Individuals who lived near to Owensboro Kentucky in August of 1936, they were entertained by the death of Rainey Bethea. Twenty thousand of them left their homes to camp out days in advance in order to witness the event. These spectators had to get set up the night before, or they would not get a good vantage point. The event was so popular that people came out to watch the construction of the stage or, more aptly, the scaffold. The scaffold was raised high above the ground for maximum visibility. But still, people climbed up electric poles and trees, and they hung out second- and third-floor windows to see the action. The New York Daily News headline that day was “Drop Through Trap to Eternity Provides Populace With Roman Holiday.” New York was 843 miles away from Owensboro, Kentucky in 1936. The most popular cars on the road were Buicks and Fords, not yet capable of hitting a hundred miles an hour. It would take almost two and a half days to drive from Owensboro to New York, but individuals in New York cared about the execution. They were entertained by it. The New York Times article covering the “carnival” was headlined “10,000 See Hanging of Kentucky Negro; Woman Sheriff Avoids Public Appearance as Ex-Policeman Springs Trap. Crowd Jeers at Culprit; Some Grab Pieces of Hood for Souvenirs as Doctors Pronounce Condemned Man Dead.”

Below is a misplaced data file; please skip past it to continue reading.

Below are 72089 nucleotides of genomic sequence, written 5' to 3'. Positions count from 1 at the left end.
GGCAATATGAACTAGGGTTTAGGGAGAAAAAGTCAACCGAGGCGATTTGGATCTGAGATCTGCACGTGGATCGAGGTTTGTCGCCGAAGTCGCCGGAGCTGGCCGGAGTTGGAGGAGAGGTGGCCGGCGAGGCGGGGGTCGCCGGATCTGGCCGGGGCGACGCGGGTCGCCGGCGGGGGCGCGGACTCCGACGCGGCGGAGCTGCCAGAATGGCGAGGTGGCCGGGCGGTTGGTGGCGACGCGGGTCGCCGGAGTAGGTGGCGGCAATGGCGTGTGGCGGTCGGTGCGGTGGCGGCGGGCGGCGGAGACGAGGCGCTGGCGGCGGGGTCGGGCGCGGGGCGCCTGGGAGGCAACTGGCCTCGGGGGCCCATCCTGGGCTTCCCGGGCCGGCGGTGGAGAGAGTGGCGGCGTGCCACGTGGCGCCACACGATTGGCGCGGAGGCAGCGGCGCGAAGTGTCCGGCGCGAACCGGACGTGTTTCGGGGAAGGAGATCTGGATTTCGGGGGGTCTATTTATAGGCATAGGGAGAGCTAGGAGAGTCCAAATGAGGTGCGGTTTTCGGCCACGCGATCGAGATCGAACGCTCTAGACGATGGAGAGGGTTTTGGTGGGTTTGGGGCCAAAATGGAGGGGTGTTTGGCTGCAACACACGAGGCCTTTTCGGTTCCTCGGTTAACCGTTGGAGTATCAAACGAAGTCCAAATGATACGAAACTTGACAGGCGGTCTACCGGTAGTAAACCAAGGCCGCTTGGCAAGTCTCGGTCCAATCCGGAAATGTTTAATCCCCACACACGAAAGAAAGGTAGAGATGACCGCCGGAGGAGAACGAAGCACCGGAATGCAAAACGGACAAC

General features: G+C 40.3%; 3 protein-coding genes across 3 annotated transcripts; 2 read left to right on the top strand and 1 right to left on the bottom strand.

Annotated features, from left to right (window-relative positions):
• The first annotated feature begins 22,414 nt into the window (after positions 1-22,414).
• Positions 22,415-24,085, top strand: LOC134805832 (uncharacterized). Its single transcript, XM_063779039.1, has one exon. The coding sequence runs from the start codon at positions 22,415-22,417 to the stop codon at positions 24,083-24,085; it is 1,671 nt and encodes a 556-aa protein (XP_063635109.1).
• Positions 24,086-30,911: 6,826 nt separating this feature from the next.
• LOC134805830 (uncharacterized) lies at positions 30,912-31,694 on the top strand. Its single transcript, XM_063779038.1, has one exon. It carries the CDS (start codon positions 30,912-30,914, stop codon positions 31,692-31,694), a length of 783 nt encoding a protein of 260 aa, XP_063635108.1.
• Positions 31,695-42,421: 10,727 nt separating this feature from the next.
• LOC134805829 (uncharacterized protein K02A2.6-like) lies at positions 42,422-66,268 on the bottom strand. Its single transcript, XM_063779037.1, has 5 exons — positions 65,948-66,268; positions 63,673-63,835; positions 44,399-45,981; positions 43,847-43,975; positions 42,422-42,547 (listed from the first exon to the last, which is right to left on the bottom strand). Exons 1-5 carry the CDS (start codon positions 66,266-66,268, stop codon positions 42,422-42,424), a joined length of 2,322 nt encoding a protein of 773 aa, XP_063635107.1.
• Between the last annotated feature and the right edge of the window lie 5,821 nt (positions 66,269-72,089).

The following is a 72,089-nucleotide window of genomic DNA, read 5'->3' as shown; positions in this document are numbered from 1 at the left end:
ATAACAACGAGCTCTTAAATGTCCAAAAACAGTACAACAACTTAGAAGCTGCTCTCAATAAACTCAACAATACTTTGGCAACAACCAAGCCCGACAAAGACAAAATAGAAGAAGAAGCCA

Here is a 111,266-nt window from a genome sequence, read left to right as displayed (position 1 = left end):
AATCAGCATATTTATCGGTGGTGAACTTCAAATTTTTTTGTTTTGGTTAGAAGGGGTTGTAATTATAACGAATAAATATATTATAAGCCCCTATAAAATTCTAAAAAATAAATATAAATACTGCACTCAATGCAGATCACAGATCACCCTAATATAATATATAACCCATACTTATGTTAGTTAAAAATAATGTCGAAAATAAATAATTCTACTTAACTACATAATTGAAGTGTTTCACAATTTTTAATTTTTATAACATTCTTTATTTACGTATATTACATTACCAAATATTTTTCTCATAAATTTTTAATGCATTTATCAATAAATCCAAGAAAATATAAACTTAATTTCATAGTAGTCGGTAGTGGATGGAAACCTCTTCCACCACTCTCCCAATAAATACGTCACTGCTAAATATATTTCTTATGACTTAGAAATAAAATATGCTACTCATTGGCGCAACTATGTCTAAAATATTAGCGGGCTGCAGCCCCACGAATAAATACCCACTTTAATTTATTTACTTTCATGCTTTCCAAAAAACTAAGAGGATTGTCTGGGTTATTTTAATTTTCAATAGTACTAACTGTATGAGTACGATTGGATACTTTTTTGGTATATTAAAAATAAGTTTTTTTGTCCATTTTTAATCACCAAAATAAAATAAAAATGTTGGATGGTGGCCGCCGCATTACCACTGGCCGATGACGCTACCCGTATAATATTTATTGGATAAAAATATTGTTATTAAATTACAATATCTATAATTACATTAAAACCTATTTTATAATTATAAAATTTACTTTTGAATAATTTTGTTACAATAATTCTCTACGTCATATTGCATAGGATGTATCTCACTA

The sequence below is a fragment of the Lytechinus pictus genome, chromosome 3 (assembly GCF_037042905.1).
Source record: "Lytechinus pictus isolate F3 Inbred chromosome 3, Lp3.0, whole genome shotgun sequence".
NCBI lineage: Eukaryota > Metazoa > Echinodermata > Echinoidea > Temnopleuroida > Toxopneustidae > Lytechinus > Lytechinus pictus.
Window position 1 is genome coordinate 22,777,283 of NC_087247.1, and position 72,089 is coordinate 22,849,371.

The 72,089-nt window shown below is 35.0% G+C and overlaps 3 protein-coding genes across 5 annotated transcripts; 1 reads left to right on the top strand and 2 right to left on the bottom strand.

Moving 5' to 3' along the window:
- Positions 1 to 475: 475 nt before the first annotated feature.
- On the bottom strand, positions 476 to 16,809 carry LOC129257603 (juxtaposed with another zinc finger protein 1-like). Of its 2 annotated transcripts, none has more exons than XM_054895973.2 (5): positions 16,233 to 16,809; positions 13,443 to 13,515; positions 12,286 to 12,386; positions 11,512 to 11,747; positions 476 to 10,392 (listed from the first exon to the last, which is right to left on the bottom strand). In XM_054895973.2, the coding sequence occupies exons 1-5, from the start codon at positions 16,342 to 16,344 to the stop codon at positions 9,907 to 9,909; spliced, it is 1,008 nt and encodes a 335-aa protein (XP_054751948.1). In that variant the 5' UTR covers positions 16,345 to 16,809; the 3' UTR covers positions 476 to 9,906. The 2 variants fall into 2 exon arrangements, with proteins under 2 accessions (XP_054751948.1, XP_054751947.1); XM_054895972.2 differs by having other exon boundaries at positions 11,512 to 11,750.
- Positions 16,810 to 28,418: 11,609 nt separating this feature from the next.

The Crusaders Behind the Sites